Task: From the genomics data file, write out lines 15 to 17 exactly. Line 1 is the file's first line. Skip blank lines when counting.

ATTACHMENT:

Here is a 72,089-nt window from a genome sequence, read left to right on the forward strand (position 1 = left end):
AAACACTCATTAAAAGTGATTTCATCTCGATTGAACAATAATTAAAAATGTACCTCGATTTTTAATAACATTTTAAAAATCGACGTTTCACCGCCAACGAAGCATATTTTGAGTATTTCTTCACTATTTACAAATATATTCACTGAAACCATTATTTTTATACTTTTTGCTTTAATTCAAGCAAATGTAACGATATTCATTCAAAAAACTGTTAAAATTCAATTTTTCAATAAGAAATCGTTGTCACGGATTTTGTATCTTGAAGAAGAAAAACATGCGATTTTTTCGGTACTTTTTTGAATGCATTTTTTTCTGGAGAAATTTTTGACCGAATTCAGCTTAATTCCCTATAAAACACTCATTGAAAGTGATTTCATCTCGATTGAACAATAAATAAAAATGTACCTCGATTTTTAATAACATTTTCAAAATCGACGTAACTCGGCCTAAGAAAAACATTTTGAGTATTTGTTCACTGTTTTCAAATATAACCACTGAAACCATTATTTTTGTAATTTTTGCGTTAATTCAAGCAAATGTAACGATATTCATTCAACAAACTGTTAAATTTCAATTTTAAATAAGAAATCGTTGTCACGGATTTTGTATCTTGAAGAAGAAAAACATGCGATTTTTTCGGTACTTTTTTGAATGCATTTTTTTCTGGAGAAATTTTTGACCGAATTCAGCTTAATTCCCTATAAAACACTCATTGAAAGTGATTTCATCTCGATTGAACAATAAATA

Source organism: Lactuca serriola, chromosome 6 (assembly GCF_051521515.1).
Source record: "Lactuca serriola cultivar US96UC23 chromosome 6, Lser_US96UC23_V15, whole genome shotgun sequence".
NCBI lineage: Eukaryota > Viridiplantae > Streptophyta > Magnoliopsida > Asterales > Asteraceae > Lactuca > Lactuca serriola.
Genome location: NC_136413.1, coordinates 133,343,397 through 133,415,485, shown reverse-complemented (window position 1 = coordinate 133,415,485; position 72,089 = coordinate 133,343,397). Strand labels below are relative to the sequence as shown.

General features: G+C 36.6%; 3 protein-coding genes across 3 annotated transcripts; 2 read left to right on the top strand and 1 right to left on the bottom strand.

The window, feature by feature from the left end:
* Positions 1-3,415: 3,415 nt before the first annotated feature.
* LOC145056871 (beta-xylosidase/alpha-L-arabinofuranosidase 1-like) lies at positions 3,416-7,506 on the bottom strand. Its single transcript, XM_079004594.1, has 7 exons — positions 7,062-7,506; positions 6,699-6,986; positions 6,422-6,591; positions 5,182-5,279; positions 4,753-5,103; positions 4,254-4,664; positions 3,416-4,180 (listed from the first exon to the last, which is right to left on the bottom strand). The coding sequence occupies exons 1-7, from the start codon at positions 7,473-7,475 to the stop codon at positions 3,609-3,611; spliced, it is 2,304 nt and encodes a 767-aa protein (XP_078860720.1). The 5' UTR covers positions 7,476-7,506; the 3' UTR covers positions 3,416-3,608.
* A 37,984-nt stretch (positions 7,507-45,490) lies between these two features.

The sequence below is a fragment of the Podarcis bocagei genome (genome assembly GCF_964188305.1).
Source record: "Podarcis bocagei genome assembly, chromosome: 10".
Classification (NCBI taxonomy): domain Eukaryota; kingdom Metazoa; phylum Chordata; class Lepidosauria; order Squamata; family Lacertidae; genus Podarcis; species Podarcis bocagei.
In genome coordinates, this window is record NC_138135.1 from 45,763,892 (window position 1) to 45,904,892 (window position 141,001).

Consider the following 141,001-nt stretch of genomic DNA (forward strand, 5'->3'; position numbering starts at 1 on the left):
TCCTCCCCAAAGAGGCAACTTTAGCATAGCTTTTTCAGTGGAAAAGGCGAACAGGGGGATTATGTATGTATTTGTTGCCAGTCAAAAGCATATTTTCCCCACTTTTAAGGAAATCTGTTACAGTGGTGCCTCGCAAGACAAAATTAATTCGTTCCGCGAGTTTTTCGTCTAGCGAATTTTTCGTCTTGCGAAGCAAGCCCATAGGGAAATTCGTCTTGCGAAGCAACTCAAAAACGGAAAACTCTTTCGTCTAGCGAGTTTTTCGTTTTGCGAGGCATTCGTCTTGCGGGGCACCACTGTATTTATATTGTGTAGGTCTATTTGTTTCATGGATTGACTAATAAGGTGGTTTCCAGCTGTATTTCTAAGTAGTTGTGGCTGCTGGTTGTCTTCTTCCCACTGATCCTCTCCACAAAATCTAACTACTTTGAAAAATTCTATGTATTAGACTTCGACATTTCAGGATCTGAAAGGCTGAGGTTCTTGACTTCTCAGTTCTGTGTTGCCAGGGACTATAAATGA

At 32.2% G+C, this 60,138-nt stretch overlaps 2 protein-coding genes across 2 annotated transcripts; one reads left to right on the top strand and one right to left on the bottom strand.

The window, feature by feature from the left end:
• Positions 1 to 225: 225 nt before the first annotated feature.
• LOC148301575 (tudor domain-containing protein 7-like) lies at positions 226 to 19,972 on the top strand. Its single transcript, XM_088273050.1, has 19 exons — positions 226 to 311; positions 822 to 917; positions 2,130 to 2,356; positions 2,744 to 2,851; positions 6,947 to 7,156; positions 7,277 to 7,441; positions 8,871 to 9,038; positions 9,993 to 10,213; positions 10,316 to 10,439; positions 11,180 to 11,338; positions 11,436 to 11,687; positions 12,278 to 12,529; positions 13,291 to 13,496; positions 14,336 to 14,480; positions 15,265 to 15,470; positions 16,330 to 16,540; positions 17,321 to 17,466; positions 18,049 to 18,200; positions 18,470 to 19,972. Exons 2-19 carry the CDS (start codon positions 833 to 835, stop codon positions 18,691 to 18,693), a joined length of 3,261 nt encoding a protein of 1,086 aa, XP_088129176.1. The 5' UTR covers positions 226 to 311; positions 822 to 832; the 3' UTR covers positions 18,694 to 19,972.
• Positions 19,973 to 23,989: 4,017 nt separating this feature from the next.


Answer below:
In genome coordinates, this window is record NC_138135.1 from 45,763,892 (window position 1) to 45,904,892 (window position 141,001).

Consider the following 141,001-nt stretch of genomic DNA (forward strand, 5'->3'; position numbering starts at 1 on the left):
TCCTCCCCAAAGAGGCAACTTTAGCATAGCTTTTTCAGTGGAAAAGGCGAACAGGGGGATTATGTATGTATTTGTTGCCAGTCAAAAGCATATTTTCCCCACTTTTAAGGAAATCTGTTACAGTGGTGCCTCGCAAGACAAAATTAATTCGTTCCGCGAGTTTTTCGTCTAGCGAATTTTTCGTCTTGCGAAGCAAGCCCATAGGGAAATTCGTCTTGCGAAGCAACTCAAAAACGGAAAACTCTTTCGTCTAGCGAGTTTTTCGTTTTGCGAGGCATTCGTCTTGCGGGGCACCACTGTATTTATATTGTGTAGGTCTATTTGTTTCATGGATTGACTAATAAGGTGGTTTCCAGCTGTATTTCTAAGTAGTTGTGGCTGCTGGTTGTCTTCTTCCCACTGATCCTCTCCACAAAATCTAACTACTTTGAAAAATTCTATGTATTAGACTTCGACATTTCAGGATCTGAAAGGCTGAGGTTCTTGACTTCTCAGTTCTGTGTTGCCAGGGACTATAAATGA